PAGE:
Once again, we turn to Dana Milbank of The Washington Post, who gets it just right in mocking the kabuki Fed testimony.
But the Fed chairman’s willingness to invoke the R-word carries particular weight because of his consistent habit of understating the nation’s economic problems. Just six weeks ago, he was still forecasting “sluggish growth” for the first part of this year. Last July, he forecast that 2008 would be a time of “strengthening” above an already “moderate pace.”
His view of the subprime lending debacle has been equally cheerful. A year ago, he testified before Congress that the subprime mortgage problem “seems likely to be contained.” With characteristic optimism, he forecast: “We don’t see it as being a broad financial concern.”
With that history of prognostication, Bernanke’s warning yesterday of a “possible” recession meant it might be a good time for people to hide their valuables and get a shotgun. “He came as close as he possibly could, given his responsibility to be a bit of a cheerleader,” Schumer judged after the recession session.
Bush out of touch? That’s crazy talk
The NYT goes big with a page-one look at what a non-issue President Bush has been so far during the economic crisis.
For a man who came into office as the nation’s first M.B.A. president, Mr. Bush has sometimes seemed invisible during the housing and credit crunch. As the economy eclipses Iraq as the top issue on voters’ minds, even some Republican allies of the president say Mr. Bush is being eclipsed and is in danger of looking out of touch.
“He’s over there arguing about who should get into NATO, and the American people are focused on what’s in their pocketbooks,” said Kenneth M. Duberstein, who was chief of staff to President Ronald Reagan in his second term. “He has talked about the economy, but it is not viewed as being a satisfactory response. Unfortunately, the lasting image is of not knowing of $4-a-gallon gas.”
The Times quotes other Republicans saying that while Bush’s Treasury Secretary Henry Paulson has done a good job of being out front, Bush himself has not. The paper hints that Bush has tried to get traction with economic photo-ops and the like, but that the presidential race, for one, has blocked his message.
It may also not be transmitting because Americans just flat-out dislike the president and have tuned him out.
The Journal reports on the auction-rate securities crisis on C1. Wall Street convinced customers that these things were “safe and as liquid as cash” and now they’re not. These securities are long-term loans that act like short-term ones, with interest rates resetting at auction every week or month. They’re typically issued by governments or institutions and the market has been roiled because the companies who insure the debt are on shaky ground, to put it euphemistically.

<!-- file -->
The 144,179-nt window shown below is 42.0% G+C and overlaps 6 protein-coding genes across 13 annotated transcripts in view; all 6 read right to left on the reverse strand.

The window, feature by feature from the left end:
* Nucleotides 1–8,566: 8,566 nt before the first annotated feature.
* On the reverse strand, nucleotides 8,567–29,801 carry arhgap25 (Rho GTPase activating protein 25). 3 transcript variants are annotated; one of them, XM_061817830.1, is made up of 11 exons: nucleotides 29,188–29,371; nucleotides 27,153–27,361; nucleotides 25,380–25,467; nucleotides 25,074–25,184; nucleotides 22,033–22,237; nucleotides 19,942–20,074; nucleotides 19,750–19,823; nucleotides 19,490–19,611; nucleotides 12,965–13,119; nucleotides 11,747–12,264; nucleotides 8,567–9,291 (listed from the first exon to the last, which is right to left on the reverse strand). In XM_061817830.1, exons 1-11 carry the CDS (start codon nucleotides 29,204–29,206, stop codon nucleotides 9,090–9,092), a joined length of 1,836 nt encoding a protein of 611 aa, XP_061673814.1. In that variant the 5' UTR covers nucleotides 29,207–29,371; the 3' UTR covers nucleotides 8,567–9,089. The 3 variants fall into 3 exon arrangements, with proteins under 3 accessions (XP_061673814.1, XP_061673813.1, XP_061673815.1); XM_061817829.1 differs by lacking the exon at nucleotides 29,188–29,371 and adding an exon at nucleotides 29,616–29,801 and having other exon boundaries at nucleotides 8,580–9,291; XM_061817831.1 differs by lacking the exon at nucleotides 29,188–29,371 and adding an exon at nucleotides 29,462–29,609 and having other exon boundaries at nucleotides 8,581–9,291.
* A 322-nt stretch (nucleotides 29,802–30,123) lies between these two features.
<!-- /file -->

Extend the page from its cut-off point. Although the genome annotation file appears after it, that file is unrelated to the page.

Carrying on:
Now investors can’t get their cash and in some cases, like at UBS, they find that the banks have marked down the value of their accounts.
Until recently, these securities could be bought at weekly or monthly auctions supervised by large Wall Street firms. The system had worked for years, but seized up when the big banks, concerned about other credit-market exposure, stopped committing their own money to make sure auctions ran smoothly.
Brokerage-firm clients buy auction-rate securities that are issued by mutual-fund companies, student-loan companies, nonprofit entities, schools, museums and municipalities to raise cash. In all, it is a $330 billion market.
Many in the industry say it will take months to fully fix the mess.
In economic news, the WSJ reports that for the first time since 2003, total office space in use declined in the first quarter. That’s recessionary news (and a negative indicator for employment) that the paper buries on B5 and doesn’t include in its A1 Business & Finance column for some reason. The office vacancy rate also increased 0.2 percentage points in the first quarter to 12.8 percent. The increase would have been greater, but developers have been more restrained at building new towers in recent years than they have in past upturns.
Factory orders dropped a worse-than-expected 1.3 percent in February after falling 2.3 percent the previous month. Consumers were hit a bit harder—consumer-goods order dropped 1.5 percent.
Best practices, Zwirn style
Here’s the through-the-looking-glass hedge-fund Story of the Day, on the WSJ’s C1:
Hedge-fund manager Daniel Zwirn is under investigation by the Securities and Exchange Commission. His investors have asked to pull $2 billion, which they aren’t likely to see this decade. And he is closing his biggest funds…
Mr. Zwirn spent much of last month explaining to clients of D.B. Zwirn & Co., why and how the six-year-old New York firm was freezing withdrawals on more than $4 billion in assets. The halt came after clients lined up at the exits late last year, frustrated by disclosures of improper accounting, continuing regulatory scrutiny and the long delay of a 2006 audit that had been expected last spring.
Now those investors will probably have to wait at least four years to get their cash back. Letting some investors out before others, the firm says, would have caused a fire sale of some assets, hurting investors across the board.
Among the most notable accounting issues at the firm, which peaked at $5.5 billion in assets, were improper transfers of capital between onshore and offshore funds, according to a March 2007 letter to investors. The firm said it also improperly billed expenses related to a Gulfstream jet used by Mr. Zwirn to investors rather than to the company, and refunded investors some $800,000 in fees after determining that it had unfairly valued a portfolio of high-yield bonds.
Sign us up!Ryan Chittum is a former Wall Street Journal reporter, and deputy editor of The Audit, CJR's business section. If you see notable business journalism, give him a heads-up at email@example.com. Follow him on Twitter at @ryanchittum.